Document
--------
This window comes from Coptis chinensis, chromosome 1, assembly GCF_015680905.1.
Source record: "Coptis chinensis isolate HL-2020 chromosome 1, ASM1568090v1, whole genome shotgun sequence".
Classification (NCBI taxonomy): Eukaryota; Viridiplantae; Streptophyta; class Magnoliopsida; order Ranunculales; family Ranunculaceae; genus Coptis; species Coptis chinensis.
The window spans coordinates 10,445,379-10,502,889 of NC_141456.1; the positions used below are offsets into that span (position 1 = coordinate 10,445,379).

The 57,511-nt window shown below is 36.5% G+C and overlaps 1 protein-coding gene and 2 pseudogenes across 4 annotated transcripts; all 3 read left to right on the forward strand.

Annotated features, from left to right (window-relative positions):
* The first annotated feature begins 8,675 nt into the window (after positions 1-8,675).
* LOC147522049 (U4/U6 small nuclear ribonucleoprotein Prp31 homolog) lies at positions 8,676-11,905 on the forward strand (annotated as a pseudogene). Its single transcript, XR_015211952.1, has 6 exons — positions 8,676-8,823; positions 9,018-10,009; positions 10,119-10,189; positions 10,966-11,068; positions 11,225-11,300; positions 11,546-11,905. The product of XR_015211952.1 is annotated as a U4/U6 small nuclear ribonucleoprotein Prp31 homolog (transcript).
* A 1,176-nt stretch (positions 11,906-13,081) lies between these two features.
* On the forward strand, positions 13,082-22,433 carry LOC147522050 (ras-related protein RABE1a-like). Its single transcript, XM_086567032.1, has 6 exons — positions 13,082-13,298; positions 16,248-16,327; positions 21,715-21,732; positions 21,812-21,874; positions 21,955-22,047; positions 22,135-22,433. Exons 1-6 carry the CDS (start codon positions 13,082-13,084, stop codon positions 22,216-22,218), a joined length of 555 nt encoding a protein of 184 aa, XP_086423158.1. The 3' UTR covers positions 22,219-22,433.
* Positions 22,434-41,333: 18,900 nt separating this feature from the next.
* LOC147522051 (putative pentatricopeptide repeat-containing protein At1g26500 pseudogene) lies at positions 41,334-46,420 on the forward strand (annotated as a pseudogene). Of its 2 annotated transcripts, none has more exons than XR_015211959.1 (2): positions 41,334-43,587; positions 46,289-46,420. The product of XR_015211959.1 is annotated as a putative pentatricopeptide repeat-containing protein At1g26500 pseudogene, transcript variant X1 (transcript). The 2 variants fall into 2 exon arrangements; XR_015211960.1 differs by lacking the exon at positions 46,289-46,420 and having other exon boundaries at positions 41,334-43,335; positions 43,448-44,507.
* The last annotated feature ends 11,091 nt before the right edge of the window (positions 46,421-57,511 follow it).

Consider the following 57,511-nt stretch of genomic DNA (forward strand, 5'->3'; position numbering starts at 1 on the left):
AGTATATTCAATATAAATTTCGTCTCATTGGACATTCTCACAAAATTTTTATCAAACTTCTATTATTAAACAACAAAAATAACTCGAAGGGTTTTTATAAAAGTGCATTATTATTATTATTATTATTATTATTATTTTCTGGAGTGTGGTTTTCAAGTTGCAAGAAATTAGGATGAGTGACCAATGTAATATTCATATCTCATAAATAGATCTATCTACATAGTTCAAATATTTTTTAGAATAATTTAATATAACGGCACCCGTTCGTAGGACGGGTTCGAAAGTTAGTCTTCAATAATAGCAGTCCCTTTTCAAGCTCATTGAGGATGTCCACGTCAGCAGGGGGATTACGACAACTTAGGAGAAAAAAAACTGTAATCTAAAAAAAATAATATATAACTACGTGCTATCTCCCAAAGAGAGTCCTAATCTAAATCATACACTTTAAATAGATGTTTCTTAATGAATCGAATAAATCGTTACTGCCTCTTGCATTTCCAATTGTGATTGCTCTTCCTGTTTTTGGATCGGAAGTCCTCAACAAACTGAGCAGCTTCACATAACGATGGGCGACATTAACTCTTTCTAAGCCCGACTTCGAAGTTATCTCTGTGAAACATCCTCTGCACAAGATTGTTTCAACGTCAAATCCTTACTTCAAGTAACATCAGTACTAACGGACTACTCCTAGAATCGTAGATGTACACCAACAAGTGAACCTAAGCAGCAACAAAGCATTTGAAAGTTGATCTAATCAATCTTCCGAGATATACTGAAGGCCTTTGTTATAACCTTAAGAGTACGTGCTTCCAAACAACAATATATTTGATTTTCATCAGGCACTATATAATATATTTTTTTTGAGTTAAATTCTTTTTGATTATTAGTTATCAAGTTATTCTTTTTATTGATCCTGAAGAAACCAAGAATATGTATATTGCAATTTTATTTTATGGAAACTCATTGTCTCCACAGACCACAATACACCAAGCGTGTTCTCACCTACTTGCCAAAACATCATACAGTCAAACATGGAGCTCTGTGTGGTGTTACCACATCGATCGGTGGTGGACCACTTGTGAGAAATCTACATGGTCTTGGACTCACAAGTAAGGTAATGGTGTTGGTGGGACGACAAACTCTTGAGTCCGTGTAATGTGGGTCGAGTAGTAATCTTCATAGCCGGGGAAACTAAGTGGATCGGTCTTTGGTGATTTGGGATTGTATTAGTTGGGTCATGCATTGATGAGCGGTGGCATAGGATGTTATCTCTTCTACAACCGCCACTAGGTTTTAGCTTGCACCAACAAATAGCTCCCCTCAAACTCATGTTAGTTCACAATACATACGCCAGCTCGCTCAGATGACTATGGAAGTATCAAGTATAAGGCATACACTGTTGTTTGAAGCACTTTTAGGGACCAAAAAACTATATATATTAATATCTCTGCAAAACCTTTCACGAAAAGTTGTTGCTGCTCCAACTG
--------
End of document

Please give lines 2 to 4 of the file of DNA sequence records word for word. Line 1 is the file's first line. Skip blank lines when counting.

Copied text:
Source record: "Coptis chinensis isolate HL-2020 chromosome 1, ASM1568090v1, whole genome shotgun sequence".
Classification (NCBI taxonomy): Eukaryota; Viridiplantae; Streptophyta; class Magnoliopsida; order Ranunculales; family Ranunculaceae; genus Coptis; species Coptis chinensis.
The window spans coordinates 10,445,379-10,502,889 of NC_141456.1; the positions used below are offsets into that span (position 1 = coordinate 10,445,379).